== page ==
But the edgier content was all penned by women. Take Tracy Clark-Flory’s “In Defense of Casual Sex.” “I lost my virginity at sixteen with my first love and best friend; it was all champagne and roses,” Clark-Flory wrote, describing a scene that reads like the script of a Seth Rogan movie — with Clark-Flory playing the part of Rogan. “I enthusiastically guided us into nearly every position I’d marveled at online. At one point, midcoital, I actually pinched my chin and asked aloud, ‘What positions are left?'”
The resulting “deflowering” scene pretty much flies in the face of our traditional conceptions of first love and its consummation. In this version, the girl is the initiator, the leader, the one versed in Internet sex positions, the one who pauses because she’s bored. And 25-year-old Clark-Flory, who attended Berkeley High School in the late-’90s and wrote a sex column for The Jacket, is no anomaly. Clark-Flory said she got scads of fanmail after posting “In Defense of Casual Sex” on Salon.com last year, much of it from guys her age who wished they could have written something like it themselves. “A lot of them were happy to find an article about hook-up culture that didn’t kind of paint them as sex-crazed guys who are taking advantage of women,” she said. “Which is really unfair. Women don’t get any of that.”
Bussel concurs that the most irreverent pieces in Best Sex Writing — like the rape fantasy by Tracie Egan that opens the book — would not have succeeded had they been written by men. In Egan’s essay, “One Rape, Please (to Go),” a women hires a male hooker to fake-assault her for $300 — and then has to deal with him falling in love with her at the end. Had a man written “One Rape, Please,” it might sound cretin-ish and tacky. Egan sounds, well, empowered. “What I liked about it was you have this woman who has this fantasy which is supposed to be common, and she goes out and pursues it, it doesn’t turn out as she expected,” Bussel said. “I don’t know if Tracie’s piece would go over as well if a guy wrote it. … There’s freedom for women to talk about rape fantasies, but if men do that we’re not sure if it’s cool.”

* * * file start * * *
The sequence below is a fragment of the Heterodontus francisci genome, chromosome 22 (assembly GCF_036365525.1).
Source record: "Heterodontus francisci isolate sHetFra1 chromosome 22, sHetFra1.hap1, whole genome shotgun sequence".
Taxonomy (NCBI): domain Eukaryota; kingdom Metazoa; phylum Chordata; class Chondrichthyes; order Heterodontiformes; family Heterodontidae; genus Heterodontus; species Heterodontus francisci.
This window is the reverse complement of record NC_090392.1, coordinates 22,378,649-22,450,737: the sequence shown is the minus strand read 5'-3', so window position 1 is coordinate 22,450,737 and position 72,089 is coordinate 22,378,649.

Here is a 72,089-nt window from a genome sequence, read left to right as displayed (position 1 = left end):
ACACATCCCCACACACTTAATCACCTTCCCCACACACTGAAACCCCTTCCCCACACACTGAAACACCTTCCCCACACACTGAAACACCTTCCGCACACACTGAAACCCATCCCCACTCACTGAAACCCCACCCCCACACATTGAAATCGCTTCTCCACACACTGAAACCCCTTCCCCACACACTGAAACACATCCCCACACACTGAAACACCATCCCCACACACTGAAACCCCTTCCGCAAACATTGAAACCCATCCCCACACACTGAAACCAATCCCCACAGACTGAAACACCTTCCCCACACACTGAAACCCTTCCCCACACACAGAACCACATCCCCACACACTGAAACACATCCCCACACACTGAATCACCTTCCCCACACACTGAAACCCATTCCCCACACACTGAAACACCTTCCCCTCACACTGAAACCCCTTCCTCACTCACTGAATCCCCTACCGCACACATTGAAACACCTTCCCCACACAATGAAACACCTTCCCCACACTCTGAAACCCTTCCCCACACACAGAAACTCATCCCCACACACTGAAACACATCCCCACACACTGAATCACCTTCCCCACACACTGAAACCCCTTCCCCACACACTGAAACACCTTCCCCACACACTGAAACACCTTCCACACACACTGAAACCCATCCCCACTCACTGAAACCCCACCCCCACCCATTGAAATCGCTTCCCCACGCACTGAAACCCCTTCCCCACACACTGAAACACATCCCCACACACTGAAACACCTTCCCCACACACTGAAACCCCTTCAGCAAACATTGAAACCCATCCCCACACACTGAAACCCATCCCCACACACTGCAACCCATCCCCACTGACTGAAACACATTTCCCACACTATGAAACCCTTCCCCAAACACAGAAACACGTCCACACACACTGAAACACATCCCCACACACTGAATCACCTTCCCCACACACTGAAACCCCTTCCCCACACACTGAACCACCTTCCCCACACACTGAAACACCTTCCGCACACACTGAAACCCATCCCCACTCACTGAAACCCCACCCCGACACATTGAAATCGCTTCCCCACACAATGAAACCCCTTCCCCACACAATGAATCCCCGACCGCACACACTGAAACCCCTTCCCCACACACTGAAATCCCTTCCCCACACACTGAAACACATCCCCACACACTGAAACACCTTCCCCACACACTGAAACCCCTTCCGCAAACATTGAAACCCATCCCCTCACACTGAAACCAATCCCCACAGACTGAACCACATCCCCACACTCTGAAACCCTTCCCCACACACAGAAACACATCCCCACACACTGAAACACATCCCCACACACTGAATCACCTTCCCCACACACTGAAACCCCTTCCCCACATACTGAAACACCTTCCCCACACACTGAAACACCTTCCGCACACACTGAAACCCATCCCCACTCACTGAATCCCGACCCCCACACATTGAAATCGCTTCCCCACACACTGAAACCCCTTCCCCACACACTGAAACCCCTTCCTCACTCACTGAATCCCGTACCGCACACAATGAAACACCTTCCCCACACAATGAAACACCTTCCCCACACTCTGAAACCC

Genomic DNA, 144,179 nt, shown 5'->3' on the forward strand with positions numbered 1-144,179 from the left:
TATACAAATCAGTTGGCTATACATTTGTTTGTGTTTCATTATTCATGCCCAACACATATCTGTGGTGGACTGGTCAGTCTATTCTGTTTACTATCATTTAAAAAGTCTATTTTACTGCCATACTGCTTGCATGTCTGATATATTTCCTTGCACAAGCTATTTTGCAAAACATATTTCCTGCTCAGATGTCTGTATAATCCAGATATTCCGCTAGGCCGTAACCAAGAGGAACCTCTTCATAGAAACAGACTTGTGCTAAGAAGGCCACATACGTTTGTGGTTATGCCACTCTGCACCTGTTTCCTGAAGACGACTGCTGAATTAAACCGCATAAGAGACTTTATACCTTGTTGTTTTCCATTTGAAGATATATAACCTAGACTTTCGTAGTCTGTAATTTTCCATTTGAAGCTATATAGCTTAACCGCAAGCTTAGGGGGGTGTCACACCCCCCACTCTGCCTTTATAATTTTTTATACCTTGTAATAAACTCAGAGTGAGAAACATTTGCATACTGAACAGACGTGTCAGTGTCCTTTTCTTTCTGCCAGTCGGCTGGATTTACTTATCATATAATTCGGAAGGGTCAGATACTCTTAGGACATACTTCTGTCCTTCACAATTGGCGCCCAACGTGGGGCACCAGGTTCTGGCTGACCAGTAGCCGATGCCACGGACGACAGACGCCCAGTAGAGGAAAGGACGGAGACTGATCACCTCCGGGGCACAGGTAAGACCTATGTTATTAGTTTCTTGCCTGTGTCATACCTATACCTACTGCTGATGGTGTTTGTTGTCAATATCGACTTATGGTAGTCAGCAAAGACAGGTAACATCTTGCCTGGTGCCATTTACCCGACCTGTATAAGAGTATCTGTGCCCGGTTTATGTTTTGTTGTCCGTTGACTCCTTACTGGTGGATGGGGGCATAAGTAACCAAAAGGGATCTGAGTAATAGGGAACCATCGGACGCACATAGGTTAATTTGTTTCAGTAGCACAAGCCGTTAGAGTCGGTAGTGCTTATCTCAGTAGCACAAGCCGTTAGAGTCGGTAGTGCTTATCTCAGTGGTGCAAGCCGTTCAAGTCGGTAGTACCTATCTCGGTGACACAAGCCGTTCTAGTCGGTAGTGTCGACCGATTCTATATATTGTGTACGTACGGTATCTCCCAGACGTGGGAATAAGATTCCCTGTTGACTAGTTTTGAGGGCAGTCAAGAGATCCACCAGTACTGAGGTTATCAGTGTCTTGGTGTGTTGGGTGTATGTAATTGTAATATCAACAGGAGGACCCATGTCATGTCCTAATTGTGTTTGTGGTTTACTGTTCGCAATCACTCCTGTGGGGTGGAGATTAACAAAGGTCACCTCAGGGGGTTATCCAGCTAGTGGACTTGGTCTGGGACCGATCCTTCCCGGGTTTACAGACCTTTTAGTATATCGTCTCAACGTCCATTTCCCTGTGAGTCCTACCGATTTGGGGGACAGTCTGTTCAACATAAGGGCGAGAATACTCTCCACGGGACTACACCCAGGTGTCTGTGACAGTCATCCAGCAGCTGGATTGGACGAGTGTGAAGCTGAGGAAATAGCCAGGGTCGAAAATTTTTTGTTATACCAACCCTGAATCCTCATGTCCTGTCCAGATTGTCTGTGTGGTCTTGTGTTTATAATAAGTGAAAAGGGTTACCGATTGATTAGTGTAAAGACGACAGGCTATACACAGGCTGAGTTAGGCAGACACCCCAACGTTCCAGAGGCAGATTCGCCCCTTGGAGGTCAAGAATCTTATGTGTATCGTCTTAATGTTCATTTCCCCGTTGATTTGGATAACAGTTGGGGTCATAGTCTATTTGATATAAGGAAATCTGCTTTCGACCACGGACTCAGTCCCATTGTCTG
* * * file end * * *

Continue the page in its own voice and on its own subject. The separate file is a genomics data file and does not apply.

Blame it on our PC culture, said Brenda Knight, associate publisher of Cleis Press. “Somewhere along the line, the tyranny of the concept of political correctness kind of took over, and men are not as comfortable with coming out in the public discourse and saying what they think,” Knight said. “As an editor, I’m trying to do something about that,” she added. In fact, Knight would consider implementing an affirmative-action-type policy to get more men to write about sex in an intelligent way. “I’m very actively pursuing men to write for Cleis.”
There’s no telling whether Knight, Bussel, and their ilk will be able to fix this gender homogeny any time soon. First they will have to address a lot of social stigma against male sexuality. “It’s not that I think men have it tougher,” said Bussel. “But I think it’s now acceptable for women to say ‘I go to strip clubs,’ whether it’s Chippendale variety or alternative. It’s acceptable for women to be sexually experimental, it’s a little less so for men.” Still, said Knight, any man wanting to penetrate the female-dominated medium of sex writing has plenty of incentives: It’s one of the few branches of the publishing industry that’s actually growing.